Chapter 5 Questions
1 How would you classically condition an adventuresome 2-year-old to be more fearful of running across a busy street near her house? Be sure to identify the UCS, CS, UCR, and CR in your answer.
2 If George is spanked immediately after his baby sister cries, he is likely to become fearful every time she cries. If Ken is spanked immediately before his baby sister cries, he is not likely to become fearful when she cries. What do the different reactions of George and Ken suggest about the role of cognitive processes in associative learning?
3 For Vina, cigarettes reduce feelings of tension and anxiety. Because of her heavy smoking, however, she has a bad morning cough and breathing difficulties. How can the principles of operant conditioning help to explain the development and continuation of Vina’s self-defeating smoking habit? Explain the extent to which the reinforcement for Vina’s habit is positive or negative, primary or conditioned, immediate or delayed, partial or continuous.
4 Although Mr. Wright often tells his children about the importance of donating time and money to charitable causes, he rarely does so himself. He believes that this hypocrisy will not rub off on his children, however, as long as he has plausible excuses for his lack of charity. Use your understanding of learning processes to explain how Mr. Wright’s children are likely to be affected by their father’s behavior. What advice would you give to Mr. Wright?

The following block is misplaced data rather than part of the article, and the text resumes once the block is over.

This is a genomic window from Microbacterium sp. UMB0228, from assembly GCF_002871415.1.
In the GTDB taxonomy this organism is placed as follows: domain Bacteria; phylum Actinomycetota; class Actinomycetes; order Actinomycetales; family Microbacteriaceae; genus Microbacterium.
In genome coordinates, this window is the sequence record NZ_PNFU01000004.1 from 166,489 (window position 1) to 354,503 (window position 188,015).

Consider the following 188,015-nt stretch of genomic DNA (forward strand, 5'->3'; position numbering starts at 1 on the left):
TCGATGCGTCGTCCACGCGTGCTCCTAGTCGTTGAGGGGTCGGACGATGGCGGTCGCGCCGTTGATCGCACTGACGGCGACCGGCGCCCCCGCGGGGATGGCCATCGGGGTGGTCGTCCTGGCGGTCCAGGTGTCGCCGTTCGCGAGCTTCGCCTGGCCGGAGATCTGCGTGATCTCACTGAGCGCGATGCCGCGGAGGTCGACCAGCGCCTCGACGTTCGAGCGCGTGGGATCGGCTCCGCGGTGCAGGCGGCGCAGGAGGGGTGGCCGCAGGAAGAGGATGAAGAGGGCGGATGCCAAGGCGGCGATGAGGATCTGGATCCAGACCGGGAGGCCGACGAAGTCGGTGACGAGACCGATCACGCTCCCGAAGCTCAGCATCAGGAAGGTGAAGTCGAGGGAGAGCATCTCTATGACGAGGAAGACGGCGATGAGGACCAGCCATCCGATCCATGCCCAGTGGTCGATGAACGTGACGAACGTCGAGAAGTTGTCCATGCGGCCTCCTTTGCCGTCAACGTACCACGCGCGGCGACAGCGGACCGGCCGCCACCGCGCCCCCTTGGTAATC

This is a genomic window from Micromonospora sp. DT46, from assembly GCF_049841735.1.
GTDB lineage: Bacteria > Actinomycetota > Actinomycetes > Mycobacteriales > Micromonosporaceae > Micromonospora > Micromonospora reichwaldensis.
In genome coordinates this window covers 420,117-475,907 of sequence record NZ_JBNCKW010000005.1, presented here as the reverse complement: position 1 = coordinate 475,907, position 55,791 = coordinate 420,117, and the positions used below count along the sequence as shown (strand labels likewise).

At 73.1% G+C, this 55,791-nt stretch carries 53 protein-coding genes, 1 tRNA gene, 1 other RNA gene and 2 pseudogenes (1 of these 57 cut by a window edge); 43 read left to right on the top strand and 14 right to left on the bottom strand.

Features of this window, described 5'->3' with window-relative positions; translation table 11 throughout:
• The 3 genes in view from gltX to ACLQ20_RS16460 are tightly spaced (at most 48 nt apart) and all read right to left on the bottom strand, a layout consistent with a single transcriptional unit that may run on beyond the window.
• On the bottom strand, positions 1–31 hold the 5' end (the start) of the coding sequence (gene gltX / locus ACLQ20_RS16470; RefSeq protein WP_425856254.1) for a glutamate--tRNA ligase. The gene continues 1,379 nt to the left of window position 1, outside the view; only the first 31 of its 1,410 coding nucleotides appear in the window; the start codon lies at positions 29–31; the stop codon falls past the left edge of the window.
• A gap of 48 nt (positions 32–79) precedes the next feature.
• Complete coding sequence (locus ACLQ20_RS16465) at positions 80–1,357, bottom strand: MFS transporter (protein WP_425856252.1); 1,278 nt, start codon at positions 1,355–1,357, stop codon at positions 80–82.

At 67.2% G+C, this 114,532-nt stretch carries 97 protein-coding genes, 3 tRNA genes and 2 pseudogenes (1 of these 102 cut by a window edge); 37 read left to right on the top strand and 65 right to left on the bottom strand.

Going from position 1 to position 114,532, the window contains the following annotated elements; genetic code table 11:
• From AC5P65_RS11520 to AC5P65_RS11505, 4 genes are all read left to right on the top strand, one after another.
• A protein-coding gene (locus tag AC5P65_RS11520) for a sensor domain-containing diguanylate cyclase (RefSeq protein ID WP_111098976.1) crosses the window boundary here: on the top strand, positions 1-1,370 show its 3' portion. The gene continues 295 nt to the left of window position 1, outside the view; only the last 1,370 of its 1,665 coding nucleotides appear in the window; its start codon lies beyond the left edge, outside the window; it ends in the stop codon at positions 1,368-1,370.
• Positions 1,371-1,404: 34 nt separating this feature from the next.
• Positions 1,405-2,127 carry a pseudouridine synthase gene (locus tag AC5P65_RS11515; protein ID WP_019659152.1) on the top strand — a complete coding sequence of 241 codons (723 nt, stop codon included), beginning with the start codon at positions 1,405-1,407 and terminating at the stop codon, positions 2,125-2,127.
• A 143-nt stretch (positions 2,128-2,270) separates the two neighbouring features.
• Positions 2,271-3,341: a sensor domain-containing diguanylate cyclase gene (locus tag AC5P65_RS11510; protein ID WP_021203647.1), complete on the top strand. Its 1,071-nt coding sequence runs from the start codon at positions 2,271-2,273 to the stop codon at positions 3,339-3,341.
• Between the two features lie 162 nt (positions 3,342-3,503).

5 Mr. Byrne can’t understand why scolding his seventhgrade students for disruptive classroom behaviors makes them more unruly. Explain Mr. Byrne’s predicament in terms of operant conditioning principles. Show how he could use operant conditioning techniques to (a) reduce disruptive behaviors and (b) increase cooperative behaviors.
Chapter 6 Questions
6 Define memory; explain the three processes of memory, encoding, storage, and retrieval; and describe the abilities of a mnemonist and the drawbacks to having a “perfect” memory.
7 Describe and give examples of how memories are retrieved through recognition; identify common tests of recognition; and explain how the kind of distractors used in the tests of recognition affects retrieval accuracy.
8 Discuss the recovered memory/false memory debate; and explain why extreme caution is warranted when “recovered” memories are the only basis for believing that traumatic events, such as childhood sexual abuse, happened in the past.
9 Describe and give examples of how memory can be improved through the following encoding strategies: a. elaborative processing, b. better selection of information; c. organization, d. whole learning, e. the progressive-part method, f. encoding memory cues, g. overlearning, and h. spaced practice.
10 Discuss the four basic principles of using mnemonics systems and how mental images and unusual associations are used to link new information with familiar memories already stored in LTM